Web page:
Did you know?
Bears can consume 12,000-20,000 calories a day to prepare for hibernation. That’s the equivalent of 6-7 pounds of black oil sunflower seed or about 700-800 acorns.
If you live in Minnesota, you live in bear country. The black bear is an iconic species usually associated with Minnesota’s north woods, and, while they are common throughout the forested northern and central portions of the state, they can live throughout the state, sometimes wandering into cities and towns.
Black bears are naturally cautious animals that avoid human contact for their safety, but conflicts between people and bears can arise. To live peacefully with bears, humans play a part by being responsible for their behavior. We can prevent conflict and stay safe, at home and while exploring nature, by:
- reducing the availability of bear attractants, and
- preparing for bear encounters, especially during times of the years and in areas where they are more likely to be found.
Reduce bear conflicts by reducing attractants
Conflicts between people and bears have increased as more people build homes and cabins and recreate in northern and central Minnesota. Conflicts can arise when bears interact with domestic pets, tip over garbage cans, or damage bird feeders, personal property, beehives, livestock and agricultural crops.
The best way to avoid problems with bears is to not attract them in the first place. Once a bear finds a food source, it will return repeatedly. Bears prefer natural foods and are especially attracted to calorie-dense food sources. They have an incredible sense of smell, are opportunistic and are easily attracted to foods or food sources provided by humans (including things like dog food, birdseed and grease).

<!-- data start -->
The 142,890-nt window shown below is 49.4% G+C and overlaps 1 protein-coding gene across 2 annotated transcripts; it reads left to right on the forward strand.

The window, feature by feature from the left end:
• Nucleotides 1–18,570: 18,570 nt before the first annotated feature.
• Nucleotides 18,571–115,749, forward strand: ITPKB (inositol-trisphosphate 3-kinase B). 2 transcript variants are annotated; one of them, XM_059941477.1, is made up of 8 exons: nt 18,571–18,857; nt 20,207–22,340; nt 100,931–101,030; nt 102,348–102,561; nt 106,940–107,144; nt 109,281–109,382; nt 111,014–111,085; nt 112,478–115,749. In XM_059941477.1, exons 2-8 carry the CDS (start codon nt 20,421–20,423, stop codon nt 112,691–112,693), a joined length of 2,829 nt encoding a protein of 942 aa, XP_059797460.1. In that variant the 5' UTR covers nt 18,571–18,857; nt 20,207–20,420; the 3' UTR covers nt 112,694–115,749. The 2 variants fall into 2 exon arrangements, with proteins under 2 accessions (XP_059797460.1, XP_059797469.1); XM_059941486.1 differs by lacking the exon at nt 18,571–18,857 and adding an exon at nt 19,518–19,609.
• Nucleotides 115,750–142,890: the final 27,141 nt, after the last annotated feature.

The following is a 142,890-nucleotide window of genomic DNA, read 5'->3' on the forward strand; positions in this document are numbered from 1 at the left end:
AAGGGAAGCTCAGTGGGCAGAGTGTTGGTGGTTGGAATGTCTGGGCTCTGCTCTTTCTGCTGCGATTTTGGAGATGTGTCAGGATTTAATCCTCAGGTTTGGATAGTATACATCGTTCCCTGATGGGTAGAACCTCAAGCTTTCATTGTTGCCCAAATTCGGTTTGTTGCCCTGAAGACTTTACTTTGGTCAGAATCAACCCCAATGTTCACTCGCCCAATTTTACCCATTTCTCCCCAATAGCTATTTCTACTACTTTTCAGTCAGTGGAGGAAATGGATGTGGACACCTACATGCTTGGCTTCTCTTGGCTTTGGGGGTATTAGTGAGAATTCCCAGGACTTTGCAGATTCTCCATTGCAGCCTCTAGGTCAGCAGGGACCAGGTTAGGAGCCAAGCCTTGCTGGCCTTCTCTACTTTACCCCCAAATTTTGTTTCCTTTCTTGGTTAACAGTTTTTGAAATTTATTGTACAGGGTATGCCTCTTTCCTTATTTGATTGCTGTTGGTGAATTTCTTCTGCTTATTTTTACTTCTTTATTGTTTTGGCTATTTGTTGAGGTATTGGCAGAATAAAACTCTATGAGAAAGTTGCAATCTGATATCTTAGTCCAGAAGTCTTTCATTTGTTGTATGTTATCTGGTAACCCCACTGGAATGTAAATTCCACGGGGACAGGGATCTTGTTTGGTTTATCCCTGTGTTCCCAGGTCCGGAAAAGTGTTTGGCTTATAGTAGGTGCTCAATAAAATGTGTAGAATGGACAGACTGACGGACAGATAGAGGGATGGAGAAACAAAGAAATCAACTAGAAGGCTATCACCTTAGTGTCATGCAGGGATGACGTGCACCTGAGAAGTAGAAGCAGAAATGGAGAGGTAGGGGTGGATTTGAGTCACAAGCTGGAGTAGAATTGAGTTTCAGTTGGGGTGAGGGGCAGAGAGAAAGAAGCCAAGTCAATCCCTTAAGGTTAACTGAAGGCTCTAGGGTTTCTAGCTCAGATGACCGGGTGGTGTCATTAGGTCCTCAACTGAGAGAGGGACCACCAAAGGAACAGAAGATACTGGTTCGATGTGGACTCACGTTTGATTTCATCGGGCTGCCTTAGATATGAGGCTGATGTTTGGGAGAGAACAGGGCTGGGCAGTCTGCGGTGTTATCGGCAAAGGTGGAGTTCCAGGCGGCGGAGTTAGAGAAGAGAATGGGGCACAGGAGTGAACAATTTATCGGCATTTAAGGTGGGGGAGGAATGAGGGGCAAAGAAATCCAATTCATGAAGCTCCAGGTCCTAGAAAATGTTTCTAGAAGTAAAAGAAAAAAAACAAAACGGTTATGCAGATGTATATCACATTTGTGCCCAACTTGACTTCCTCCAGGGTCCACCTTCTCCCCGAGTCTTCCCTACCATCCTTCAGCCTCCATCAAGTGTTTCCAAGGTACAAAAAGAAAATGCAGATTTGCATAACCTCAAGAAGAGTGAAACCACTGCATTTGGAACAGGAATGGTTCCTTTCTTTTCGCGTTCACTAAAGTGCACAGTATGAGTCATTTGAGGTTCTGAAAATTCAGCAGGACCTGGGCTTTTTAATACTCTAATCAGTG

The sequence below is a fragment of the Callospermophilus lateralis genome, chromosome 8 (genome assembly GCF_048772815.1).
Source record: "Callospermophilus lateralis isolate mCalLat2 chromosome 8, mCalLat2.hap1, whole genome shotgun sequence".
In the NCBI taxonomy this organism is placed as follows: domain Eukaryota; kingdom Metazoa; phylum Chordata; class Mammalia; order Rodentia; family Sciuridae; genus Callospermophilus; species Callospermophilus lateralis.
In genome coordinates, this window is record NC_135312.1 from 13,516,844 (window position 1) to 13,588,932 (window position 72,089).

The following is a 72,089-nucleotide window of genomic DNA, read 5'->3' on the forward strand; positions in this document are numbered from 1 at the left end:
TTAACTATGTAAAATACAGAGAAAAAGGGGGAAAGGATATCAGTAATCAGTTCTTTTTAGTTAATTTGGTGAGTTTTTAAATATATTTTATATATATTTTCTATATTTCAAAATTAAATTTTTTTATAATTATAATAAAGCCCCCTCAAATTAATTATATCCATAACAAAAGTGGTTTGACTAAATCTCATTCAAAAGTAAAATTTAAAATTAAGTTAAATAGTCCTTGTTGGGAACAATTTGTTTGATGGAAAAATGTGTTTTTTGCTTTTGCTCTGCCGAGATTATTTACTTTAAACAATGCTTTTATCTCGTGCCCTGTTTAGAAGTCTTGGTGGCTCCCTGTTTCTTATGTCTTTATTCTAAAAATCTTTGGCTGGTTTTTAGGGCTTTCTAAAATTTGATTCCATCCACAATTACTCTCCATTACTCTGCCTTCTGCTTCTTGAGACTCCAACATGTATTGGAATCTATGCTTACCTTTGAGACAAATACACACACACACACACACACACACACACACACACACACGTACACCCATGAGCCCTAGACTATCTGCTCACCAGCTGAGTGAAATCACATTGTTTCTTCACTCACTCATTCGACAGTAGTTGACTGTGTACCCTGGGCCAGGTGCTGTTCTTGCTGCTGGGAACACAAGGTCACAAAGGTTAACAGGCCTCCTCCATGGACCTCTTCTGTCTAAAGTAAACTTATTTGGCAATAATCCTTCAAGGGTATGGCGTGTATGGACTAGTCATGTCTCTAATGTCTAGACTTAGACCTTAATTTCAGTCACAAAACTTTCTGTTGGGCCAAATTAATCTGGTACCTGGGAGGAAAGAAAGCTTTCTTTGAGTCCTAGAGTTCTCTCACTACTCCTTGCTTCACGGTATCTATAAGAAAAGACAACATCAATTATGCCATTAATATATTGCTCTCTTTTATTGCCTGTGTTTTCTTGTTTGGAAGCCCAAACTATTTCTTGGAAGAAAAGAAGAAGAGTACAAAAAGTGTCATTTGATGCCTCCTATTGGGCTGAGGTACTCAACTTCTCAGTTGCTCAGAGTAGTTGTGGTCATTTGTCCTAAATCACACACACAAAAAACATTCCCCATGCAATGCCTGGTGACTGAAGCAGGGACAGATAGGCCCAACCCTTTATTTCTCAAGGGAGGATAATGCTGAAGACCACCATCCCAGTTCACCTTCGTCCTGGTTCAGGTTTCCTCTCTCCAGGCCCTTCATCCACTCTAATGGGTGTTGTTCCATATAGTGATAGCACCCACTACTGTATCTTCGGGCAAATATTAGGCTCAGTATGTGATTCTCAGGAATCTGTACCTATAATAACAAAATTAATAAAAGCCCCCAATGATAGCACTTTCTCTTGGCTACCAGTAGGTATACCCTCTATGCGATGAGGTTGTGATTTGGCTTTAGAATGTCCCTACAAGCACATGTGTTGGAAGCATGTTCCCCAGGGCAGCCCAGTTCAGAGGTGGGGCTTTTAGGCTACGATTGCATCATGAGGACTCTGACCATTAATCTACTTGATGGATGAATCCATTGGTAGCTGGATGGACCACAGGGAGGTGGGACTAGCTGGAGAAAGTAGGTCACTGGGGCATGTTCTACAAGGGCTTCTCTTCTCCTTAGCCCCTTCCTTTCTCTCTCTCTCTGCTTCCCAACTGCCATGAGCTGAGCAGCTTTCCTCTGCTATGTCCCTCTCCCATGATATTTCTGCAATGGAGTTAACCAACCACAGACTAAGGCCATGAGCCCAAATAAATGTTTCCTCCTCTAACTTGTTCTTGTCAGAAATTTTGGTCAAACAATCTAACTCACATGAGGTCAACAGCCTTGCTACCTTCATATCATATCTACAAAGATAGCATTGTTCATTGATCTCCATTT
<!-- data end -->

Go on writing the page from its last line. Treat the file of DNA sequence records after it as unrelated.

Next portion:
Bear attractants are things that smell, taste or look like food to bears. These include birdseed, dog food, grease on grills, garbage, fish entrails and fruit. Taking the initiative to secure or remove attractants will help prevent bears from becoming a nuisance.
Bear preparedness and response
Bears and people meet under a variety of circumstances. Encountering a bear can be a positive, memorable experience. Black bears, by nature, are wary of people and not normally aggressive. They are, however, large, powerful and surprisingly fast-moving animals. Anyone who encounters a bear should have healthy respect for it, but, at the same time, do not feel that it is an inherent threat.
Learn more about how to prevent or prepare for bear encounters in these environments:
If you do encounter a bear, learn how you can safely respond, what to do if the bear becomes aggressive, and how bear spray can help you defend yourself.
Resolving persistent bear problems
People share in the responsibility to prevent conflicts with bears, and the DNR relies on the public to manage attractants as the primary means for reducing conflicts.
In order to maintain a healthy bear population and reduce bear conflicts with humans, the DNR manages bear populations through a regulated recreational hunting season. While hunting provides population control across a large geographic area, it does not manage individual bear conflicts.
If you have persistent bear problems after making recommended adjustments from the bear preparedness tips, contact your local DNR Area Wildlife Manager for assistance.
Find out more about dealing with problem bears.
For more information on bear population management or how to coexist with bears, visit:
- DNR bear management
- Living with bears resource guides (Living with Wildlife Foundation)
- Beginner's guide to electrified fences (Texas A&M AgriLife Extension)